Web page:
This entry is about topological orders of directed acyclic graphs in graph theory. For topological orders of materials in condensed matter physics, see topological order.
(linear extension)
Given a set $X$ equipped with a partial ordering $\leq$, then a linear extension is a linear order $\leq_{lin}$ on the same set $S$, such that the identity function $id_S$ is order-preserving
In graph theory, a set equipped with a partial order is an acyclic directed graph, with the partial order representing the reachability relation of the graph, and any linear extension of the reachability relation is called a topological order.
(existence of linear extensions)
For finite sets linear extensions (Def. ) always exist. For non-finite sets this is still the case using the axiom of choice.
A proof under AC was first published in (Marczewski 30). The proposition actually follows from the weaker choice principle called the ultrafilter principle, by appeal to the compactness theorem, as follows.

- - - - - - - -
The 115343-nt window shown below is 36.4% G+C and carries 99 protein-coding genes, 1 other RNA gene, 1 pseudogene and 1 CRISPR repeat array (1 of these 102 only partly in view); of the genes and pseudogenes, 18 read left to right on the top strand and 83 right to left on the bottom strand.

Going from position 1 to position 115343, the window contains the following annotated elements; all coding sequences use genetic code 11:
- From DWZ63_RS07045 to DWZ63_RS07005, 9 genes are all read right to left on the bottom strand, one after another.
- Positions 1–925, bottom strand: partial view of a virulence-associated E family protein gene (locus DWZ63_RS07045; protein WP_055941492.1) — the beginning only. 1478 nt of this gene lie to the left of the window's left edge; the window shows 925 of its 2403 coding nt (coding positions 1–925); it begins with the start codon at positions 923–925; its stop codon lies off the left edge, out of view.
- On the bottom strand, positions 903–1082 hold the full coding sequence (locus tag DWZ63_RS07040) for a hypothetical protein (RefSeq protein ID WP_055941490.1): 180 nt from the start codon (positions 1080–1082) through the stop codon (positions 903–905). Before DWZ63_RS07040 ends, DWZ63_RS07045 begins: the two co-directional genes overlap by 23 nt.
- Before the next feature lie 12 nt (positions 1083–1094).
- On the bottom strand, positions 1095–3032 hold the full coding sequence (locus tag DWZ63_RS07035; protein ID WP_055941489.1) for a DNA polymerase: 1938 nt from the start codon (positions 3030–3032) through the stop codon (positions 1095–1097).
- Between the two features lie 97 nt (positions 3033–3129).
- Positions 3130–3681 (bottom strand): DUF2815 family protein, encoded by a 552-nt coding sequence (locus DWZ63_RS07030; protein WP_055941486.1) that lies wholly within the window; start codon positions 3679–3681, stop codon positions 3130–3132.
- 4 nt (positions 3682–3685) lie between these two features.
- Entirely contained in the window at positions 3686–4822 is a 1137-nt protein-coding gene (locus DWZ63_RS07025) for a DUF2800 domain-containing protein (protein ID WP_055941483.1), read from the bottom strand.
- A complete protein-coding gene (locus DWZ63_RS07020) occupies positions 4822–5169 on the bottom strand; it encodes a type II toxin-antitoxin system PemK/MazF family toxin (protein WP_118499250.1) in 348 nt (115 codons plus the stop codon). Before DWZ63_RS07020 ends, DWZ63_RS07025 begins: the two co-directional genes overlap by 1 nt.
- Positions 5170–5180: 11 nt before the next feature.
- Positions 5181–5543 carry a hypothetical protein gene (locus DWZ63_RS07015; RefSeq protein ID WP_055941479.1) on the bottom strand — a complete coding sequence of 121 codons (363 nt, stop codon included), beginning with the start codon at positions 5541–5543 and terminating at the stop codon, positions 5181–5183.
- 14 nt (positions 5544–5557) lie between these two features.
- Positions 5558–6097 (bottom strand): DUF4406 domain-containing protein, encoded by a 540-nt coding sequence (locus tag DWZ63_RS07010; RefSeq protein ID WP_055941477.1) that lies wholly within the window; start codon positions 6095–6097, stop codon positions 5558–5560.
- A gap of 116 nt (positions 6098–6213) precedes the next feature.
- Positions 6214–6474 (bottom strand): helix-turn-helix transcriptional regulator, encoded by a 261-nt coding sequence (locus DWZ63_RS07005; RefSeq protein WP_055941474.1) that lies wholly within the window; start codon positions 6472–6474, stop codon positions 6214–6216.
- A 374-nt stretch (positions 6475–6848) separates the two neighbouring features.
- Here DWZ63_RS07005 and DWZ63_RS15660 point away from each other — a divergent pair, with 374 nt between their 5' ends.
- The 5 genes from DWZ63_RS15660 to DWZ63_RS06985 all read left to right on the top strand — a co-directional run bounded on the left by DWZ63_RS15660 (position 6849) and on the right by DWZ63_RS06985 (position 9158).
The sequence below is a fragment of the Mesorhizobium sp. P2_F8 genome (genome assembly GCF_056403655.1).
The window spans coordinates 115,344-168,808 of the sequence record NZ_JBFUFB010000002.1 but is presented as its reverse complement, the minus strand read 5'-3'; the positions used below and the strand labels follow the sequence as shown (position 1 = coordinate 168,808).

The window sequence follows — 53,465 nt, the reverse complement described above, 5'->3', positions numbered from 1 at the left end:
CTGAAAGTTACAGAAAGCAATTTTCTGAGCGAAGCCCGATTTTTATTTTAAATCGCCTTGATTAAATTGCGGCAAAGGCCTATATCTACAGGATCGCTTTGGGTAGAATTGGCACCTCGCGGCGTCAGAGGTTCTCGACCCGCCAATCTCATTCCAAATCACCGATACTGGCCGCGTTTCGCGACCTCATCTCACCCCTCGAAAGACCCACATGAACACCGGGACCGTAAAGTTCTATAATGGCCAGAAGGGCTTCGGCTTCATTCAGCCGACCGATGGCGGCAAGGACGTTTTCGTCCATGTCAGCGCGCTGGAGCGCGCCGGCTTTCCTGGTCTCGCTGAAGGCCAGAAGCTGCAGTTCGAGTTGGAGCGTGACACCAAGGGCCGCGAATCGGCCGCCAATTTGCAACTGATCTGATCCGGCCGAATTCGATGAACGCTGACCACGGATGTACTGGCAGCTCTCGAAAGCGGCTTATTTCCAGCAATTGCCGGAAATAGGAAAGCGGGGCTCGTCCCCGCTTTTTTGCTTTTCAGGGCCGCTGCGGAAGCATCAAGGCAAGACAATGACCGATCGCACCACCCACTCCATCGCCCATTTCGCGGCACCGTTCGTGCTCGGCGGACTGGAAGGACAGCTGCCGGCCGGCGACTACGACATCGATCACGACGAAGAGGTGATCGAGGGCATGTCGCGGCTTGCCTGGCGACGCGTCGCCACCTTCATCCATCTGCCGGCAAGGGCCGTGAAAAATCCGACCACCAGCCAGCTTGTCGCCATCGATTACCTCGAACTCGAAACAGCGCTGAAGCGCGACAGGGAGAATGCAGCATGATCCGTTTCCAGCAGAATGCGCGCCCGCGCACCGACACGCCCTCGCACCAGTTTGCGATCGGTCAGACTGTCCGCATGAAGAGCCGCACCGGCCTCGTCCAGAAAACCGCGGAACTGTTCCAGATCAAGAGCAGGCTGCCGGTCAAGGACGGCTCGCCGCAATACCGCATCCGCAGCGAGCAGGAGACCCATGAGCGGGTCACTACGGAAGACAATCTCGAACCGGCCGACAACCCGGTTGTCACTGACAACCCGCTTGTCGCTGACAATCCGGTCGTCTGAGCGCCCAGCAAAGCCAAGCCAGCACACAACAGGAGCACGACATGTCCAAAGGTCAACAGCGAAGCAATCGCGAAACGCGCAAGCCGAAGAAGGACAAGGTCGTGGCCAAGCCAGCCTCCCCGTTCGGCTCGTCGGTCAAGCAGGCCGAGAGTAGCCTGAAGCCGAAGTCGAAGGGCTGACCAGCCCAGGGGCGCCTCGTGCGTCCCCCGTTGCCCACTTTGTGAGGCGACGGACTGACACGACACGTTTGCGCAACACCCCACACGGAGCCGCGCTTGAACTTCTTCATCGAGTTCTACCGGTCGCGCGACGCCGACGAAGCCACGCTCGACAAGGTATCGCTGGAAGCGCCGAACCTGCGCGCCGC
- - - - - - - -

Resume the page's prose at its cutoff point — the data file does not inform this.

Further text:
It is a very simple matter to show linear extensions exist in the finite case: one may proceed by induction. Any finite $n$-element poset has a minimal element $x$ (meaning $y \leq x$ implies $y = x$). By induction the restricted partial order on $X \setminus \{x\}$ admits a linear extension, and then one may simply prepend $x$ to that linear order to complete the inductive step.
The rest is a routine application of compactness for propositional theories. Let $(X, \leq)$ be a partially ordered set, and introduce a signature consisting of constants $c_x$, one for each $x \in X$, and a binary relation $L$. Introduce axioms $\neg(c_x = c_y)$ whenever $x \neq y$ in $X$, and $L(c_x, c_y)$ whenever $x \leq y$ in the poset $X$, and axioms stating that $L$ is a linear order. By the previous paragraph, the resulting theory is finitely satisfiable upon interpreting each $c_x$ as $x$. Hence the theory is satisfiable. Taking any model $M$, and interpreting the constants in $M$, and restricting $L$ to them, we obtain a linear extension on $X$.
See also
Wikipedia, Linear extension
Wikipedia, Topological ordering
Last revised on May 27, 2022 at 15:03:37. See the history of this page for a list of all contributions to it.